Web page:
At a time when the world is in a tearing hurry and future projection is the name of the game, Jhumpa Lahiri seems to have discovered the pleasures of stasis and retrospection. Moving or looking back is not an escape route for her, for she has the courage to stare the signs of our times in their face. As a writer she has reasserted her traditional obligation to reflect and self-reflect. And in this she seems to have found common cause with the British novelist Graham Greene who said, very truly, that life was lived in the first twenty years, the rest being reflection.
Lahiri’s new novel Whereabouts tells us how the outside world is felt from the inside. More importantly, it holds up the inner dialogue, or monologue if you prefer, as the only true barometer of what in an facade-obsessed world is termed—falsely—as substantial. Yeats had ended one of his famous poems, “The Circus Animals’ Desertion”, with the following lines:
I must lie down where all the ladders start
In the foul rag and bone shop of the heart.
Lahiri’s novel is a re-doing in prose, in poetic prose, of this inward journey into the recesses of the heart.
The novel, set in an unnamed Italian city—identifiable by a cityscape distinctly Italian and reinforced by the strategic use of the Italian form of greeting ‘Ciao’, follows an unnamed first person narrator, a woman in her mid-forties, through her treks across the city streets, her social rounds, and her recreational pursuits over a one year period. She is an academic, and a reluctant one at that. She is single to boot, though not a spinster. She has known romance, love, seduction in the past. She has writerly aspirations, and though she has that Jamesian prerequisite of the writing life, namely loneliness, she knows that things won’t somehow add up for her. Out of these unpromising and banal minutiae of the woman’s daily life Lahiri has been able to spin the gold of self-reflection.
The gold is this: no matter where we are and where we go, we can never get away from our self just as we cannot get out of our skin. And the self for this woman, as for many of us, is the sum of unhappy childhood memories, which are to do with being an only child hemmed in by a bone-weary, two-hands –are-not-enough but demanding mother, a low-earning penny pinching father—but with a passion for the theatre—and one who suddenly died when she was fifteen. She finds herself brooding a lot over her family, over how her fear of lasting relationships stems from her being a witness to an outwardly integrated but inwardly out-of-joint family. “What did I do? I read books and studied. I listened to my parents and did what they asked me to. Even though, in the end, I never made them happy. I didn’t like myself, and something told me I’d end up alone” (17). The positive thing is that she owns up to her solitude, recognizing that the mind’s razor-sharp operations need solitude as the nurturing soil. Only an alert mind can hold out against the blandishments of a property, technology and glamour-obsessed world. As the woman prepares to leave the city for a teaching stint in another city across the border, she has had a moment of reckoning with herself.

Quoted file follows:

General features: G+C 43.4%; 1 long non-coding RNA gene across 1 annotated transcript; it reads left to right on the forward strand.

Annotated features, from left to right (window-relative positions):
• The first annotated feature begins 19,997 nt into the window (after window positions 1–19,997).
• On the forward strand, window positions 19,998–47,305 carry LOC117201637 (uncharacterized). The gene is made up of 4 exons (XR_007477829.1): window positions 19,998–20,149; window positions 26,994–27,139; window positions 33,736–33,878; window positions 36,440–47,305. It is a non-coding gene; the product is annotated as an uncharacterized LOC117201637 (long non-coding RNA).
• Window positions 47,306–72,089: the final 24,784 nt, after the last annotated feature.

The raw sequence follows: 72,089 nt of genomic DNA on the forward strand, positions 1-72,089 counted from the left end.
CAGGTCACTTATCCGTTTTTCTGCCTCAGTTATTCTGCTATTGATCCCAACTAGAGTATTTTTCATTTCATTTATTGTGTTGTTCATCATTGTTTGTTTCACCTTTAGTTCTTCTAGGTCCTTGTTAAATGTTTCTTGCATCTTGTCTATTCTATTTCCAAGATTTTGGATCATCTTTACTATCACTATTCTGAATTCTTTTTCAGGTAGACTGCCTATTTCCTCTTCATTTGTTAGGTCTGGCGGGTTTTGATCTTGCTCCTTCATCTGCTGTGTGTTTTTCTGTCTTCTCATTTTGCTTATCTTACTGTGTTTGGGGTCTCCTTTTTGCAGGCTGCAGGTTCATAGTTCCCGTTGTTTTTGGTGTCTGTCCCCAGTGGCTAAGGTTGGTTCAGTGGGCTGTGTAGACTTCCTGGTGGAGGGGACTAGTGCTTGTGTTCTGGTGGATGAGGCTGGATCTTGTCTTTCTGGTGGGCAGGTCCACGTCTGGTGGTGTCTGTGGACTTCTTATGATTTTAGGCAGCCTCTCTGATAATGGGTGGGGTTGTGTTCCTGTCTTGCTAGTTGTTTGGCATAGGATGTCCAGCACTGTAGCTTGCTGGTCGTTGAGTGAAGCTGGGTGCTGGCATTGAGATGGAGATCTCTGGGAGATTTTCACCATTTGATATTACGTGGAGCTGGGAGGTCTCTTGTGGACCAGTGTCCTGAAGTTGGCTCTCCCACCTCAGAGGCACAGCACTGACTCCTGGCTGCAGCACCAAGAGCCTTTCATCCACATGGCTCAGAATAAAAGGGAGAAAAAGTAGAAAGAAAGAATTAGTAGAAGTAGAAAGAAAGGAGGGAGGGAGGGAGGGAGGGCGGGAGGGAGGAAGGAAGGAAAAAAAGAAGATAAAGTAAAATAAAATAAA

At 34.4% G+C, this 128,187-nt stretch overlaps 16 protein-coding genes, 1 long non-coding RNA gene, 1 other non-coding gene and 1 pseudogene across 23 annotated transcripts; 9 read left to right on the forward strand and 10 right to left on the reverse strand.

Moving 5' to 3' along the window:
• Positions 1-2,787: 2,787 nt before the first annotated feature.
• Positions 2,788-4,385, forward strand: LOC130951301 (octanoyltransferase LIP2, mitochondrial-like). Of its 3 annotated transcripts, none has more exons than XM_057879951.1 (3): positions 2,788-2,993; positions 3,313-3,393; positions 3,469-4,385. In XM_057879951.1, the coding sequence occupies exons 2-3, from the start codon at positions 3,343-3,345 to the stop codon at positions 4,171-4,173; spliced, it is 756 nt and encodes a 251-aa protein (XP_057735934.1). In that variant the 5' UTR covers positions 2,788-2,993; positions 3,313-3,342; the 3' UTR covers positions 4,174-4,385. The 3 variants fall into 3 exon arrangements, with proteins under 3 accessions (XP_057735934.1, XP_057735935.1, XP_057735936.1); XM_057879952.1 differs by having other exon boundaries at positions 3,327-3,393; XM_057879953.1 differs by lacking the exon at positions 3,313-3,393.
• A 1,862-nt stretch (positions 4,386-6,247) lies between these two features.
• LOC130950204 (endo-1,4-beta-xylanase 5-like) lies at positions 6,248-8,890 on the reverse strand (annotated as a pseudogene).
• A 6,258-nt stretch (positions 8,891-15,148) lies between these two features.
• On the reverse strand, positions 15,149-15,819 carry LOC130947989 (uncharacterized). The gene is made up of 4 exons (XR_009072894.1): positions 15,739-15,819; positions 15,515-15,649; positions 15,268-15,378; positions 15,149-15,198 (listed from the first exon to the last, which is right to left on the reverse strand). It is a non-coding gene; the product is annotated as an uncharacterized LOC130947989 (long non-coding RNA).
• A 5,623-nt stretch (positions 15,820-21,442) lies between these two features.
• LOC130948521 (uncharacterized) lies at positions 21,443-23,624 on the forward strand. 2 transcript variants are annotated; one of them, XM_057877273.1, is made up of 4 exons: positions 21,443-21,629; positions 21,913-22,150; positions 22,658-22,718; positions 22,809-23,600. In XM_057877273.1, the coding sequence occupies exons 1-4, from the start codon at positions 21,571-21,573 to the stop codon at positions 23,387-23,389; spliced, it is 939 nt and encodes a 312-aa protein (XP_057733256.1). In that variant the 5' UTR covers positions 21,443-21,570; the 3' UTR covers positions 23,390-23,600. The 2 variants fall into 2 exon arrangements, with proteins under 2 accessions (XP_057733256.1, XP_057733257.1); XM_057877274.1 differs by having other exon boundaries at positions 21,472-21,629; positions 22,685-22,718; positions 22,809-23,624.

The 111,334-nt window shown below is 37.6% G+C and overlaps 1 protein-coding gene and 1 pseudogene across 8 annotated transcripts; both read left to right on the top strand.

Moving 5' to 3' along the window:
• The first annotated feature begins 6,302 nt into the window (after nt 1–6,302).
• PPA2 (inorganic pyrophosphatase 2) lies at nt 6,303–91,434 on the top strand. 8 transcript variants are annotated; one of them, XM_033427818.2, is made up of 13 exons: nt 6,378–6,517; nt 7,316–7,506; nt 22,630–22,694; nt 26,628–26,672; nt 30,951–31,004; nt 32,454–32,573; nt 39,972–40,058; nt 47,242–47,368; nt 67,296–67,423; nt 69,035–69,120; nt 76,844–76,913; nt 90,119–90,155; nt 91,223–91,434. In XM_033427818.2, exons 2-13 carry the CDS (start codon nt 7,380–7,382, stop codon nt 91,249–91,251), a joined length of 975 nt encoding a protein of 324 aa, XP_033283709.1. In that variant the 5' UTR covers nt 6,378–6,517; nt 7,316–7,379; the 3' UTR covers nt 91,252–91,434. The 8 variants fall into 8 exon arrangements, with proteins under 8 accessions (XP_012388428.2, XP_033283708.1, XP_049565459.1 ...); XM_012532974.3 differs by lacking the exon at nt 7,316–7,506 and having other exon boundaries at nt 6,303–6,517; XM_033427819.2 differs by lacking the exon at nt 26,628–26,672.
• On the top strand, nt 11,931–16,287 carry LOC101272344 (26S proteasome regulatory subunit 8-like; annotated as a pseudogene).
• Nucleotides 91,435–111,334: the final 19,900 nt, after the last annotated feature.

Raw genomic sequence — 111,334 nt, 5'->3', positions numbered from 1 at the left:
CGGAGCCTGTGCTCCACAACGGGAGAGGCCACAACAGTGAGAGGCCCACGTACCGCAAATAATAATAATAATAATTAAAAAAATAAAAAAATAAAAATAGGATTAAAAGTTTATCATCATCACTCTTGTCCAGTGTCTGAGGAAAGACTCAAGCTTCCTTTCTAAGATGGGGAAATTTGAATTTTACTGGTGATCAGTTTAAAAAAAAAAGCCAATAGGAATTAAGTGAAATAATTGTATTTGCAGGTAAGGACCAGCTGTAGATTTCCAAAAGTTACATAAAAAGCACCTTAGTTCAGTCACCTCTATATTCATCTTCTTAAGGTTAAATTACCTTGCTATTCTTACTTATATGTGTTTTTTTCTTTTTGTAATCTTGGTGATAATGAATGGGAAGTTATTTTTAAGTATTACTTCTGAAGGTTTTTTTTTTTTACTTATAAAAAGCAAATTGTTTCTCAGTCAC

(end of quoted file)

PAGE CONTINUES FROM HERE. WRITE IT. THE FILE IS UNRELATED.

I said that as a novel Whereabouts runs counter to the current trends of novel writing. It is also against the grain in another way, namely, it is a resumption of the Beckettian tale of self-translation. Lahiri has translated into English what she wrote in Italian originally. Given that Lahiri has insisted upon the ‘writerly art’ of translation, the way in which, for instance, translation can go ‘under the skin of the original’ and ‘shock the system’ (“The Joy of Translation as Discovery”, Literary Hub), it is indeed remarkable that the ‘prose poem’ of Whereabouts would be such a close approximation to her ideal.
[Jhumpa Lahiri. Whereabouts. Penguin Random House, India. Pp. 157, Rs. 499]